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Law Profs Dissent on Tutu Speech

A decision by the University of St. Thomas in St. Paul, Minn., to bar Archbishop Desmond Tutu from speaking on campus has drawn criticism from many corners of the globe -- including the university's own law school. As reported at Minnesota Lawyer Blog, 18 members of the law school's faculty, led by professor Thomas C. Berg, co-director of the Murphy Institute for Catholic Thought, Law and Public Policy, sent a letter to university President Fr. Dennis Dease asking him to reconsider his decision. Reportedly, Dease believed that an on-campus appearance by the noted South African cleric and human rights activist would be hurtful to some Jewish students and faculty members because of controversy over remarks Tutu is alleged to have made about Israel in a 2002 speech (remarks that, according to this piece, he never said). Berg's letter says:

"To reject a distinguished speaker based on worries that his words may cause hurt or offense to some is entirely at odds with the search for truth that should characterize a Catholic university. Speech taking positions on controversial subjects will often be offensive or hurtful to some people. Nevertheless, a Catholic university should be willing to open itself to such speech -- and criticisms of that speech -- in order to learn the truth."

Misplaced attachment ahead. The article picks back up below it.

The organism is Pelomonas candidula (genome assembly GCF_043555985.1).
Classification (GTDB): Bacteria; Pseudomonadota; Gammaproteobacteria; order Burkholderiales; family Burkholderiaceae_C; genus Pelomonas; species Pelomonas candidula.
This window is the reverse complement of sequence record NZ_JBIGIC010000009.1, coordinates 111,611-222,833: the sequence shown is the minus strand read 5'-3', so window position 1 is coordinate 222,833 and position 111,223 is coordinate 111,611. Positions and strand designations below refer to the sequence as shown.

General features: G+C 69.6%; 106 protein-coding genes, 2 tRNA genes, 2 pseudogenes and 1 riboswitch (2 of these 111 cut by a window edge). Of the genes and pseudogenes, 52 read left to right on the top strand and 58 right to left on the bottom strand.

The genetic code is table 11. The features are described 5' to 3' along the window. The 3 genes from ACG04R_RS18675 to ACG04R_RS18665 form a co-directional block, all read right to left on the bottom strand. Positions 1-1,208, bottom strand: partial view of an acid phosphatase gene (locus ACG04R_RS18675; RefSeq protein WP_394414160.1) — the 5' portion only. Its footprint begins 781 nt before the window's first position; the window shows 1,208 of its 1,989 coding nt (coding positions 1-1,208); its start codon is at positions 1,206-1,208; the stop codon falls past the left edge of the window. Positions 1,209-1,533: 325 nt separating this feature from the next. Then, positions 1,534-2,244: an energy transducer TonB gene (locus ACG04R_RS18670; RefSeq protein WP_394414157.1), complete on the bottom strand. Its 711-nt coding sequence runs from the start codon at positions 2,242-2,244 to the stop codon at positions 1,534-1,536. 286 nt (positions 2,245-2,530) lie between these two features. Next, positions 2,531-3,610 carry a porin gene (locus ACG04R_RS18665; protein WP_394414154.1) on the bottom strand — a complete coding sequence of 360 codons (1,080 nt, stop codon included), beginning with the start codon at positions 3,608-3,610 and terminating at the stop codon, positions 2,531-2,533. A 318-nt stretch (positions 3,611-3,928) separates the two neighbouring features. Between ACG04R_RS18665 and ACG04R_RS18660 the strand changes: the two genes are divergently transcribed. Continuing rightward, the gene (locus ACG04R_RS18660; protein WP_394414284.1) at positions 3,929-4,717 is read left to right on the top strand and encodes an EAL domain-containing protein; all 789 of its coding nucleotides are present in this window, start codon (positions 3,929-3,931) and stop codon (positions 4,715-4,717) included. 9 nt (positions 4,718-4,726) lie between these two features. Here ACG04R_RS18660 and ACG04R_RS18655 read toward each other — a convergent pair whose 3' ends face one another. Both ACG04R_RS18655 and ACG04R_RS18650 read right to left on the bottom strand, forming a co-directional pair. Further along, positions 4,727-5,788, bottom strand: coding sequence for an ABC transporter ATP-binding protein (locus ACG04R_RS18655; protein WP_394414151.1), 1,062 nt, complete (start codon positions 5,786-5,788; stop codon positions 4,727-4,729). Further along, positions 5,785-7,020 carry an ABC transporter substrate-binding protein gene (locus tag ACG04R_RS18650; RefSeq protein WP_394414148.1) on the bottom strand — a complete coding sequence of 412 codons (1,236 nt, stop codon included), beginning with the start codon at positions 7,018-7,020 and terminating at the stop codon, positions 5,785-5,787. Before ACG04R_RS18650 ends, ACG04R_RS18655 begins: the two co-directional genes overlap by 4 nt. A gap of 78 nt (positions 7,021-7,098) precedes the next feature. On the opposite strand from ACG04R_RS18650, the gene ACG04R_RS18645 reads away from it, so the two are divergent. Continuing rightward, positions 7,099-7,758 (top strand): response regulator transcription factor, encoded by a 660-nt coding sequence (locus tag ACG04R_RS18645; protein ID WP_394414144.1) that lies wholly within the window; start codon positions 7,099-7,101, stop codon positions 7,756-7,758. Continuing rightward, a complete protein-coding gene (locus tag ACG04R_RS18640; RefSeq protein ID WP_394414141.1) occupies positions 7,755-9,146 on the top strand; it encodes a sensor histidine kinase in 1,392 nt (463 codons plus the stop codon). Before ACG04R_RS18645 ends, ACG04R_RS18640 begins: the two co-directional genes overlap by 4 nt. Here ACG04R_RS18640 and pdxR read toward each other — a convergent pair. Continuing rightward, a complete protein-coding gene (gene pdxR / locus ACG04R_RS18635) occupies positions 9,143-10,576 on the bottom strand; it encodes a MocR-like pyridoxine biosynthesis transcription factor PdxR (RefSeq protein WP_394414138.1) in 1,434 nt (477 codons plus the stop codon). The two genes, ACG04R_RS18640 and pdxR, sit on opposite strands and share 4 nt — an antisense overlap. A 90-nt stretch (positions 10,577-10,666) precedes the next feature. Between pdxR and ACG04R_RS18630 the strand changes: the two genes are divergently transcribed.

The law school is seeking permission to host Tutu on its own if the university does not change its mind, the blog reports. Meanwhile, in another post at the same blog, Mark Cohen, the editor of Minnesota Lawyer newspaper, calls on the university to reconsider its decision. While the decision may have been driven by good intentions, he says, the university is "doing the wrong thing for all the right reasons." A commentary in the Star-Tribune offers a similar critique, acknowledging that Dease's decision was "motivated by a genuine desire to avoid hurting Minnesota's Jewish community," but calling it wrong and unethical nonetheless.

Posted by Robert J. Ambrogi on October 10, 2007 at 03:25 PM | Permalink | Comments (0)

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